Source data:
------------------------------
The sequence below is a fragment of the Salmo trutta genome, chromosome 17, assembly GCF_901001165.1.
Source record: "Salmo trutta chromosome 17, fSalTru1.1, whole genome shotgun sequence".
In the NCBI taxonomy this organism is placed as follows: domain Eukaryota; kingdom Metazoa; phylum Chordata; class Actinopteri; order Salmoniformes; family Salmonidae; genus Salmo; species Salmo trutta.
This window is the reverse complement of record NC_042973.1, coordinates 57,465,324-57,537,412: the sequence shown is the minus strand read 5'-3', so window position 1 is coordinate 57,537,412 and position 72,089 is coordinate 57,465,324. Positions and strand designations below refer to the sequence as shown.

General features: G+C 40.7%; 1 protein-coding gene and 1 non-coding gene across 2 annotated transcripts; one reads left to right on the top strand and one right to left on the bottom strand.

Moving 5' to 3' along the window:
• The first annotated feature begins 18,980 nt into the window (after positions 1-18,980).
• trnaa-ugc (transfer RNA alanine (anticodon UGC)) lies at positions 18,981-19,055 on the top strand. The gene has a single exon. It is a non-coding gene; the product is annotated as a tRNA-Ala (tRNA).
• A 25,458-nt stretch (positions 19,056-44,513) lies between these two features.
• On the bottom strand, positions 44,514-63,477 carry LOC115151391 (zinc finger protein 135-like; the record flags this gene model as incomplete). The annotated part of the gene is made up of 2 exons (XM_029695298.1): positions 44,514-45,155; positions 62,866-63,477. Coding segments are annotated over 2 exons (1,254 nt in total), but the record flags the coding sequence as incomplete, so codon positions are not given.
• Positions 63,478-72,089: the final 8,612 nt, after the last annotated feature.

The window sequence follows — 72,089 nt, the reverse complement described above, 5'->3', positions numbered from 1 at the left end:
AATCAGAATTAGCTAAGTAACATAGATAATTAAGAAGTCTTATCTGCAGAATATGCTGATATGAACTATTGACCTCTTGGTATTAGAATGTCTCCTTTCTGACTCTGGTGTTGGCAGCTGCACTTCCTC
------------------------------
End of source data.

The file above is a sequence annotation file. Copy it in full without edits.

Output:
The sequence below is a fragment of the Salmo trutta genome, chromosome 17, assembly GCF_901001165.1.
Source record: "Salmo trutta chromosome 17, fSalTru1.1, whole genome shotgun sequence".
In the NCBI taxonomy this organism is placed as follows: domain Eukaryota; kingdom Metazoa; phylum Chordata; class Actinopteri; order Salmoniformes; family Salmonidae; genus Salmo; species Salmo trutta.
This window is the reverse complement of record NC_042973.1, coordinates 57,465,324-57,537,412: the sequence shown is the minus strand read 5'-3', so window position 1 is coordinate 57,537,412 and position 72,089 is coordinate 57,465,324. Positions and strand designations below refer to the sequence as shown.

General features: G+C 40.7%; 1 protein-coding gene and 1 non-coding gene across 2 annotated transcripts; one reads left to right on the top strand and one right to left on the bottom strand.

Moving 5' to 3' along the window:
• The first annotated feature begins 18,980 nt into the window (after positions 1-18,980).
• trnaa-ugc (transfer RNA alanine (anticodon UGC)) lies at positions 18,981-19,055 on the top strand. The gene has a single exon. It is a non-coding gene; the product is annotated as a tRNA-Ala (tRNA).
• A 25,458-nt stretch (positions 19,056-44,513) lies between these two features.
• On the bottom strand, positions 44,514-63,477 carry LOC115151391 (zinc finger protein 135-like; the record flags this gene model as incomplete). The annotated part of the gene is made up of 2 exons (XM_029695298.1): positions 44,514-45,155; positions 62,866-63,477. Coding segments are annotated over 2 exons (1,254 nt in total), but the record flags the coding sequence as incomplete, so codon positions are not given.
• Positions 63,478-72,089: the final 8,612 nt, after the last annotated feature.

The window sequence follows — 72,089 nt, the reverse complement described above, 5'->3', positions numbered from 1 at the left end:
AATCAGAATTAGCTAAGTAACATAGATAATTAAGAAGTCTTATCTGCAGAATATGCTGATATGAACTATTGACCTCTTGGTATTAGAATGTCTCCTTTCTGACTCTGGTGTTGGCAGCTGCACTTCCTC